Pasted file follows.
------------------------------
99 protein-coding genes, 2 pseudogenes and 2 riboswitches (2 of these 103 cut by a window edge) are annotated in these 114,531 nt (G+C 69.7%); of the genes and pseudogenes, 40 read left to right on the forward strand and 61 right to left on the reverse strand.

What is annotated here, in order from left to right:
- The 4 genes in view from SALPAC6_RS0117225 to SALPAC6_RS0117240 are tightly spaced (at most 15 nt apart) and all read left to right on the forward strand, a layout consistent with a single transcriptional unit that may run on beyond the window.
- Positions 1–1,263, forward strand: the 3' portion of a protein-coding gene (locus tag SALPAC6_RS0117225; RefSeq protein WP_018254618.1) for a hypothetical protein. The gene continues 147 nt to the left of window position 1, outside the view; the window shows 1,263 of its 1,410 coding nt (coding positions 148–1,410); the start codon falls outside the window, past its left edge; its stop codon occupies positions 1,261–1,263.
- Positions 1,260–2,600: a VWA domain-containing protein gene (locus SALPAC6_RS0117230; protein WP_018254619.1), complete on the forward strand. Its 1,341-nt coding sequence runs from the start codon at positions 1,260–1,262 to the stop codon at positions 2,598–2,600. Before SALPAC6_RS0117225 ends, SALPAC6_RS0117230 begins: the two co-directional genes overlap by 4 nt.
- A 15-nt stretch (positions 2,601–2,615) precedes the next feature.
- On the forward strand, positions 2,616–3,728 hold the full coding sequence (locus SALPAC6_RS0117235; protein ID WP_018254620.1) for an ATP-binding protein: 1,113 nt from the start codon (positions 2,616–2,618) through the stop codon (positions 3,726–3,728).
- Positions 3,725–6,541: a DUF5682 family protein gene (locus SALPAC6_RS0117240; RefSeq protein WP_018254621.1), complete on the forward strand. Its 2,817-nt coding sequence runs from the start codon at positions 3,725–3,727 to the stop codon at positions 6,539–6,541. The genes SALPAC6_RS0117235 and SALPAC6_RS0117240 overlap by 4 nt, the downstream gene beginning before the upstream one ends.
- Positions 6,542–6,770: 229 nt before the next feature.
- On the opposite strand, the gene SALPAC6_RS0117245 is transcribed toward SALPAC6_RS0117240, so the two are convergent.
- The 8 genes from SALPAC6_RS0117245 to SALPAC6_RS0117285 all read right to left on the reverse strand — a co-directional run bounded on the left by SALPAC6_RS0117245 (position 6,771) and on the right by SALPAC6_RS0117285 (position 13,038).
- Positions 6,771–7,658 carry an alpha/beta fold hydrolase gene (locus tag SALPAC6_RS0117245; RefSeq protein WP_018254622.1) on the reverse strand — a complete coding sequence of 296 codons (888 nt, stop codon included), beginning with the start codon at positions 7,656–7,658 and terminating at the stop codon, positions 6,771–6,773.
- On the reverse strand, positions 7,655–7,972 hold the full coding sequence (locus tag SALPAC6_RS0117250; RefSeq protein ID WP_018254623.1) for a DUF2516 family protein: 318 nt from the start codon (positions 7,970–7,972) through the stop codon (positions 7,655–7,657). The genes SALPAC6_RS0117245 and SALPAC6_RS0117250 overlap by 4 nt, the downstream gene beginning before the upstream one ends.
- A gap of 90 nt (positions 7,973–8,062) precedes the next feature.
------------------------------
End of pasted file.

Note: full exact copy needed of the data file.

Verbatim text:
99 protein-coding genes, 2 pseudogenes and 2 riboswitches (2 of these 103 cut by a window edge) are annotated in these 114,531 nt (G+C 69.7%); of the genes and pseudogenes, 40 read left to right on the forward strand and 61 right to left on the reverse strand.

What is annotated here, in order from left to right:
- The 4 genes in view from SALPAC6_RS0117225 to SALPAC6_RS0117240 are tightly spaced (at most 15 nt apart) and all read left to right on the forward strand, a layout consistent with a single transcriptional unit that may run on beyond the window.
- Positions 1–1,263, forward strand: the 3' portion of a protein-coding gene (locus tag SALPAC6_RS0117225; RefSeq protein WP_018254618.1) for a hypothetical protein. The gene continues 147 nt to the left of window position 1, outside the view; the window shows 1,263 of its 1,410 coding nt (coding positions 148–1,410); the start codon falls outside the window, past its left edge; its stop codon occupies positions 1,261–1,263.
- Positions 1,260–2,600: a VWA domain-containing protein gene (locus SALPAC6_RS0117230; protein WP_018254619.1), complete on the forward strand. Its 1,341-nt coding sequence runs from the start codon at positions 1,260–1,262 to the stop codon at positions 2,598–2,600. Before SALPAC6_RS0117225 ends, SALPAC6_RS0117230 begins: the two co-directional genes overlap by 4 nt.
- A 15-nt stretch (positions 2,601–2,615) precedes the next feature.
- On the forward strand, positions 2,616–3,728 hold the full coding sequence (locus SALPAC6_RS0117235; protein ID WP_018254620.1) for an ATP-binding protein: 1,113 nt from the start codon (positions 2,616–2,618) through the stop codon (positions 3,726–3,728).
- Positions 3,725–6,541: a DUF5682 family protein gene (locus SALPAC6_RS0117240; RefSeq protein WP_018254621.1), complete on the forward strand. Its 2,817-nt coding sequence runs from the start codon at positions 3,725–3,727 to the stop codon at positions 6,539–6,541. The genes SALPAC6_RS0117235 and SALPAC6_RS0117240 overlap by 4 nt, the downstream gene beginning before the upstream one ends.
- Positions 6,542–6,770: 229 nt before the next feature.
- On the opposite strand, the gene SALPAC6_RS0117245 is transcribed toward SALPAC6_RS0117240, so the two are convergent.
- The 8 genes from SALPAC6_RS0117245 to SALPAC6_RS0117285 all read right to left on the reverse strand — a co-directional run bounded on the left by SALPAC6_RS0117245 (position 6,771) and on the right by SALPAC6_RS0117285 (position 13,038).
- Positions 6,771–7,658 carry an alpha/beta fold hydrolase gene (locus tag SALPAC6_RS0117245; RefSeq protein WP_018254622.1) on the reverse strand — a complete coding sequence of 296 codons (888 nt, stop codon included), beginning with the start codon at positions 7,656–7,658 and terminating at the stop codon, positions 6,771–6,773.
- On the reverse strand, positions 7,655–7,972 hold the full coding sequence (locus tag SALPAC6_RS0117250; RefSeq protein ID WP_018254623.1) for a DUF2516 family protein: 318 nt from the start codon (positions 7,970–7,972) through the stop codon (positions 7,655–7,657). The genes SALPAC6_RS0117245 and SALPAC6_RS0117250 overlap by 4 nt, the downstream gene beginning before the upstream one ends.
- A gap of 90 nt (positions 7,973–8,062) precedes the next feature.